I’ve just come down from the big slope and hill at the front of Cumberland Heights after watching the Eclipse. Along with everybody else, we’ve all been talking about it for weeks. The science, the mystery, the spirituality of it all. Metaphors abound.
At the simplest, the Eclipse shows how active addiction gradually shuts out everything else in our lives until the Moment of Totality–Step One. When everything is blotted out and we can no longer see our way backwards or forwards, we finally surrender. We finally admit that we cannot control our alcohol and drug use—that we are powerless and that our lives are unmanageable. We admit that addiction is killing us. Like the Earth and all that is on it, we cannot live without the Sun, or in our case, what the Big Book of Alcoholics Anonymous calls, “the Sunlight of the Spirit.”
What struck me on the hill was the beauty of that Step One surrender moment. Patients, alumni, staff, and their families were scattered across the hill. As I looked around at the moment of Total Eclipse, I saw a couple of stars and a planet that couldn’t be seen until the darkness was more complete. You know, those people you take for granted when you really sick and who are still standing by you when you finally ask for help. I saw sunset colors of gold and soft orange from all four sides—’a 360-degree sunset,’ as my friend Claude called it. The view I see every day suddenly seemed precious in a way I often miss—just like my family, my friends, and the other truly important stuff I ignored in active addiction.
I did not feel the beauty of my first Step One surrender. I was too defeated, too scared, and too unsure that there was anything on the other side. I didn’t know about Step Two and Step Three—how a Higher Power working through a fellowship of other recovering people would save me. It took time for me to see the beauty and the freedom of the Step One surrender. It took time for me to understand that Step One was the beginning of a new life for me.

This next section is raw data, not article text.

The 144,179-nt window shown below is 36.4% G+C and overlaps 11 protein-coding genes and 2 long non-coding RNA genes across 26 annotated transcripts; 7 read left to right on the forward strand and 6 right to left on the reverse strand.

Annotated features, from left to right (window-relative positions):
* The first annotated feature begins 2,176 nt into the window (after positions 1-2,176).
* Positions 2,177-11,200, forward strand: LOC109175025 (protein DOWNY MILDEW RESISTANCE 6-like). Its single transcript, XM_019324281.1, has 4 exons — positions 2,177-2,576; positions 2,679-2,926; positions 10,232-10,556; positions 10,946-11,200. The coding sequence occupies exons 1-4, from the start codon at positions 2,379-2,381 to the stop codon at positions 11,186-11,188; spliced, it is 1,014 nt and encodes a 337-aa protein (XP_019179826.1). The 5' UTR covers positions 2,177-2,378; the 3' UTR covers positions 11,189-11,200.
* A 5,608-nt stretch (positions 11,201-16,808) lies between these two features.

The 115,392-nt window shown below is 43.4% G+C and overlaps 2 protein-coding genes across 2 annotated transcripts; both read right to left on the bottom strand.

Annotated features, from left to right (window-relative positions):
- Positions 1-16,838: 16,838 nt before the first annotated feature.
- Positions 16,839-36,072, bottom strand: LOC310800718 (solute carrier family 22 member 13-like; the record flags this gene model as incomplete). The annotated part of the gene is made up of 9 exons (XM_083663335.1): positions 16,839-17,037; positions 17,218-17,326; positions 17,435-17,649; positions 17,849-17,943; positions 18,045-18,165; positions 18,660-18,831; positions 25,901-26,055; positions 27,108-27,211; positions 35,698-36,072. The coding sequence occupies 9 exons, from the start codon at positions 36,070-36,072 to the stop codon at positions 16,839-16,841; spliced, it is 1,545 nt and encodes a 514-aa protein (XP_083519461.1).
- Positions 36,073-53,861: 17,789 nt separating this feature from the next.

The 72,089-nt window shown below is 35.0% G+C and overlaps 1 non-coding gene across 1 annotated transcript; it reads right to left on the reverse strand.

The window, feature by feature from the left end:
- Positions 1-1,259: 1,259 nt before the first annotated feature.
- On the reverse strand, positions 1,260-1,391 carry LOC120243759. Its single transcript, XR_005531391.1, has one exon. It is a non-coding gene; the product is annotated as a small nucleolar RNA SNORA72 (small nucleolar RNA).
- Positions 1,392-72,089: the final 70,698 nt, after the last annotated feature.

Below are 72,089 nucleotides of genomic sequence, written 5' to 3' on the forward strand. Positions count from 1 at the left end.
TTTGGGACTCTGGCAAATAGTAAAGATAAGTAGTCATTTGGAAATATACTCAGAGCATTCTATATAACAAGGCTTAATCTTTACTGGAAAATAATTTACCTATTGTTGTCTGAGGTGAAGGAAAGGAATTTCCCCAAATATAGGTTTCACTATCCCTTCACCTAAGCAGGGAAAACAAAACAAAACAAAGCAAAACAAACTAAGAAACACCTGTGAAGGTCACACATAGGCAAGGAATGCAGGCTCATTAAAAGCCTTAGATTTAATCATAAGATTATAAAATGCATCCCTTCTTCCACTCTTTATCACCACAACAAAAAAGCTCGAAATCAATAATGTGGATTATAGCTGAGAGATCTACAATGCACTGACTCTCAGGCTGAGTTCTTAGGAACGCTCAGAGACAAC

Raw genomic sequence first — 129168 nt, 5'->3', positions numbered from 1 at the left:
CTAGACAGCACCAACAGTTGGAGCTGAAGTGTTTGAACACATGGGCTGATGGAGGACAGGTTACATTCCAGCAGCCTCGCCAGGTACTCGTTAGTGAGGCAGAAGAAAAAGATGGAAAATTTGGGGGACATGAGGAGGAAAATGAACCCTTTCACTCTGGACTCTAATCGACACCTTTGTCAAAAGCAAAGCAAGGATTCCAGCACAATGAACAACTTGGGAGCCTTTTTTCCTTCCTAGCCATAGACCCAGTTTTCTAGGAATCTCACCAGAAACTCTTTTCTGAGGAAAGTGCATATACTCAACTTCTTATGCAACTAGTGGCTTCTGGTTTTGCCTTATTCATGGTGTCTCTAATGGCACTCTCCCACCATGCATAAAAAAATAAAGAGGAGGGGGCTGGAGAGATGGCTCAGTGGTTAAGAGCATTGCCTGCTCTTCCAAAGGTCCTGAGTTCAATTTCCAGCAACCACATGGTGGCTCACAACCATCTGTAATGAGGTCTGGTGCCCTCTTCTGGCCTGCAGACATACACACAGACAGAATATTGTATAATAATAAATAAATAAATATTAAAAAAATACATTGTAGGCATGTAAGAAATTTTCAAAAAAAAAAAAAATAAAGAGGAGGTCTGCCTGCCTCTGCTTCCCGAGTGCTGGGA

As the Totality happened today, there was a spontaneous cheering from all across the slope and hill at Cumberland Heights! It wasn’t planned; it just came from deep inside us. It was the sound of sober and clean people celebrating. “We admitted that we were powerless over alcohol and drugs-that our lives had become unmanageable.” And, in that very moment, the Sun started to come back out.
Cinde Stewart Freeman is Cumberland Heights’ Chief Clinical Officer and has been with Cumberland Heights for 25 years. During her tenure Cinde has served in nursing, clinical management and administrative roles.
Cinde is a bachelor’s prepared nurse with a master’s degree in counseling. She served on the Board of Directors at both AWARE and Thistle Farms. Cinde has developed and presented professional trainings on a wide variety of clinical skills, as well as process improvement, clinical supervision, and workplace wellness. She is an Oral Examiner for the Tennessee Board of Licensed Alcohol and Drug Counselors and a Qualified Clinical Supervisor for the LADAC.